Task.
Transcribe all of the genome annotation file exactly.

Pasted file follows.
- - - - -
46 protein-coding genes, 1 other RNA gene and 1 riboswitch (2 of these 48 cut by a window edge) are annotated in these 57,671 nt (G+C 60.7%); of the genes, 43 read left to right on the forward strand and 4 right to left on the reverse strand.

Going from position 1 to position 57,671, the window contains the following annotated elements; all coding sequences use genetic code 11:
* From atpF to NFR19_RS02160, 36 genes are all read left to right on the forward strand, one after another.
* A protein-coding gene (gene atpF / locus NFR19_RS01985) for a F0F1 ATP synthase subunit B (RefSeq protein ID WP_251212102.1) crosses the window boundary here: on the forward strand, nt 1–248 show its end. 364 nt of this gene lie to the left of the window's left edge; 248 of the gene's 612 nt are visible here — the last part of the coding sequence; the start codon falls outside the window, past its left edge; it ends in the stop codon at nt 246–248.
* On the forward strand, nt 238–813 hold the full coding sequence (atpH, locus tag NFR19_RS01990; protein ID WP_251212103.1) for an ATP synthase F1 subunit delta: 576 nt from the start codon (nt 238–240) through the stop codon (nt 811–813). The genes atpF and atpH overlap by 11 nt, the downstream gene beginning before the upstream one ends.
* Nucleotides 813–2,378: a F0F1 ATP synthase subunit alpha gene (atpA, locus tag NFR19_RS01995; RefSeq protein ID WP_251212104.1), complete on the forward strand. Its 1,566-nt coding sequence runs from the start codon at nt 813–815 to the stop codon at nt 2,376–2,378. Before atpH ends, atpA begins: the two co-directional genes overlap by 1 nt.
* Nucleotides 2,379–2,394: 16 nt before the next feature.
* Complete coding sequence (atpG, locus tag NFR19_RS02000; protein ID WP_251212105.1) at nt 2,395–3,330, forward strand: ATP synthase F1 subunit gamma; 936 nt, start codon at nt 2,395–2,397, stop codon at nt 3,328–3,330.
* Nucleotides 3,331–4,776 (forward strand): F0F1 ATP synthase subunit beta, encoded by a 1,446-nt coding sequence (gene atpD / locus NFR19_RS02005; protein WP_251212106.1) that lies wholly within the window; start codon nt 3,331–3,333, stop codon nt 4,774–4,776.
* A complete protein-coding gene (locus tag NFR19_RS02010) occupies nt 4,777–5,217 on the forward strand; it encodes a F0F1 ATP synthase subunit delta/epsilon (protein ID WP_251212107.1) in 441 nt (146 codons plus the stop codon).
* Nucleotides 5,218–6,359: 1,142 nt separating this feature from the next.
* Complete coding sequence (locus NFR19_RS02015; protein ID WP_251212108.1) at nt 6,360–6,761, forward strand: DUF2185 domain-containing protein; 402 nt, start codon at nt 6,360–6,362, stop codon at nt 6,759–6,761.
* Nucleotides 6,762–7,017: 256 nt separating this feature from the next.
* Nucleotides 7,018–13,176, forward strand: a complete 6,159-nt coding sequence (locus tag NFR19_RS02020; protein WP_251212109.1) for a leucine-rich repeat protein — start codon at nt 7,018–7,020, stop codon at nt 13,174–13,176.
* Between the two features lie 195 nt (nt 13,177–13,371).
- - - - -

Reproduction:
46 protein-coding genes, 1 other RNA gene and 1 riboswitch (2 of these 48 cut by a window edge) are annotated in these 57,671 nt (G+C 60.7%); of the genes, 43 read left to right on the forward strand and 4 right to left on the reverse strand.

Going from position 1 to position 57,671, the window contains the following annotated elements; all coding sequences use genetic code 11:
* From atpF to NFR19_RS02160, 36 genes are all read left to right on the forward strand, one after another.
* A protein-coding gene (gene atpF / locus NFR19_RS01985) for a F0F1 ATP synthase subunit B (RefSeq protein ID WP_251212102.1) crosses the window boundary here: on the forward strand, nt 1–248 show its end. 364 nt of this gene lie to the left of the window's left edge; 248 of the gene's 612 nt are visible here — the last part of the coding sequence; the start codon falls outside the window, past its left edge; it ends in the stop codon at nt 246–248.
* On the forward strand, nt 238–813 hold the full coding sequence (atpH, locus tag NFR19_RS01990; protein ID WP_251212103.1) for an ATP synthase F1 subunit delta: 576 nt from the start codon (nt 238–240) through the stop codon (nt 811–813). The genes atpF and atpH overlap by 11 nt, the downstream gene beginning before the upstream one ends.
* Nucleotides 813–2,378: a F0F1 ATP synthase subunit alpha gene (atpA, locus tag NFR19_RS01995; RefSeq protein ID WP_251212104.1), complete on the forward strand. Its 1,566-nt coding sequence runs from the start codon at nt 813–815 to the stop codon at nt 2,376–2,378. Before atpH ends, atpA begins: the two co-directional genes overlap by 1 nt.
* Nucleotides 2,379–2,394: 16 nt before the next feature.
* Complete coding sequence (atpG, locus tag NFR19_RS02000; protein ID WP_251212105.1) at nt 2,395–3,330, forward strand: ATP synthase F1 subunit gamma; 936 nt, start codon at nt 2,395–2,397, stop codon at nt 3,328–3,330.
* Nucleotides 3,331–4,776 (forward strand): F0F1 ATP synthase subunit beta, encoded by a 1,446-nt coding sequence (gene atpD / locus NFR19_RS02005; protein WP_251212106.1) that lies wholly within the window; start codon nt 3,331–3,333, stop codon nt 4,774–4,776.
* A complete protein-coding gene (locus tag NFR19_RS02010) occupies nt 4,777–5,217 on the forward strand; it encodes a F0F1 ATP synthase subunit delta/epsilon (protein ID WP_251212107.1) in 441 nt (146 codons plus the stop codon).
* Nucleotides 5,218–6,359: 1,142 nt separating this feature from the next.
* Complete coding sequence (locus NFR19_RS02015; protein ID WP_251212108.1) at nt 6,360–6,761, forward strand: DUF2185 domain-containing protein; 402 nt, start codon at nt 6,360–6,362, stop codon at nt 6,759–6,761.
* Nucleotides 6,762–7,017: 256 nt separating this feature from the next.
* Nucleotides 7,018–13,176, forward strand: a complete 6,159-nt coding sequence (locus tag NFR19_RS02020; protein WP_251212109.1) for a leucine-rich repeat protein — start codon at nt 7,018–7,020, stop codon at nt 13,174–13,176.
* Between the two features lie 195 nt (nt 13,177–13,371).